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Edwin Arlington ROBINSON

Male 1869 - 1935  (65 years)


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  • Name Edwin Arlington ROBINSON 
    Born 22 Dec 1869  Head Tide, Lincoln County, ME Find all individuals with events at this location 
    Gender Male 
    Occupation Poet 
    Died 6 Apr 1935  New York City, New York County, NY Find all individuals with events at this location 
    Buried Oak Grove Cemetery, Gardiner, Kennebec County, ME Find all individuals with events at this location 
    Notes 


    • (1) "Edwin Arlington Robinson," Encyclopædia Brittanica, 2010, © 2010 Encyclopædia Brittanica, Inc.:

      Edwin Arlington Robinson, (b. Dec. 22, 1869, Head Tide, Maine, U.S. - d. April 6, 1935, New York, N.Y.), American poet who is best known for his short dramatic poems concerning the people in a small New England village, Tilbury Town, very much like the Gardiner, Maine, in which he grew up.

      After his family suffered financial reverses, Robinson cut short his attendance at Harvard University (1891-93) and returned to Gardiner to stay with his family, whose fortunes were disintegrating. The lives of both his brothers ended in failure and early death, and Robinson's poetry is much concerned with personal defeat and the tragic complexities of life. Robinson himself endured years of poverty and obscurity before his poetry began to attract notice.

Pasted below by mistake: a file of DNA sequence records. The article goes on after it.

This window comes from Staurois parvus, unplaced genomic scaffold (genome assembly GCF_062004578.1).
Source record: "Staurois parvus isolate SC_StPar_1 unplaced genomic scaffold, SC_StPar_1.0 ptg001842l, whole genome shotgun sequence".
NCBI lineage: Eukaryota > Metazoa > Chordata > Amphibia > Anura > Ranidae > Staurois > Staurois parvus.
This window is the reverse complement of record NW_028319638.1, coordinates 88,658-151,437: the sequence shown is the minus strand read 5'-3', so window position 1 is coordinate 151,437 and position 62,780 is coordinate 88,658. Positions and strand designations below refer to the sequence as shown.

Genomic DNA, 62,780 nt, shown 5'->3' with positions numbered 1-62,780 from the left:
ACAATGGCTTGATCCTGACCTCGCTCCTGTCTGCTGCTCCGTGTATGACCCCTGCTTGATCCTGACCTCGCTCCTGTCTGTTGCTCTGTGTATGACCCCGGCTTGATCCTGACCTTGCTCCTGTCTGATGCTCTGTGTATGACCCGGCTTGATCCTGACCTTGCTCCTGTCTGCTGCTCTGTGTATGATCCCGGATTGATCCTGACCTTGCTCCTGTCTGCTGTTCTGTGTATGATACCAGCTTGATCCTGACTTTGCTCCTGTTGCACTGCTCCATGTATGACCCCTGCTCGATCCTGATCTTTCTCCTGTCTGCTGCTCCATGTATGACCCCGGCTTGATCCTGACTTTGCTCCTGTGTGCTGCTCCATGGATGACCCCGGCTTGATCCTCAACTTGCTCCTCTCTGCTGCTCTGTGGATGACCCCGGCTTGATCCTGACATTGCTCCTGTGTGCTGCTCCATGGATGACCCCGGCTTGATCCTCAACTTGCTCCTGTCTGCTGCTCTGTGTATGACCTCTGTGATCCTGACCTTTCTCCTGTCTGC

His first book, The Torrent and the Night Before, was privately printed at his own expense. His subsequent collections, The Children of the Night (1897) and The Town Down the River (1910), fared little better, but the publication of The Man Against the Sky (1916) brought him critical acclaim. In these early works his best poetic form was the dramatic lyric, as exemplified in the title poem of The Man Against the Sky, which affirms life's meaning despite its profoundly dark side. During these years Robinson perfected the poetic form for which he became so well known: a structure based firmly on stanzas, skillful rhyming patterns, and a precise and natural diction, combined with a dramatic examination of the human condition. Among the best poems of this period are "Richard Cory," "Miniver Cheevy," "For a Dead Lady," "Flammonde," and "Eros Turannos." Robinson broke with the tradition of late Romanticism and introduced the preoccupations and plain style of naturalism into American poetry. His work attracted the attention of President Theodore Roosevelt, who gave him a sinecure at the U.S. Customs House in New York (held from 1905 to 1909).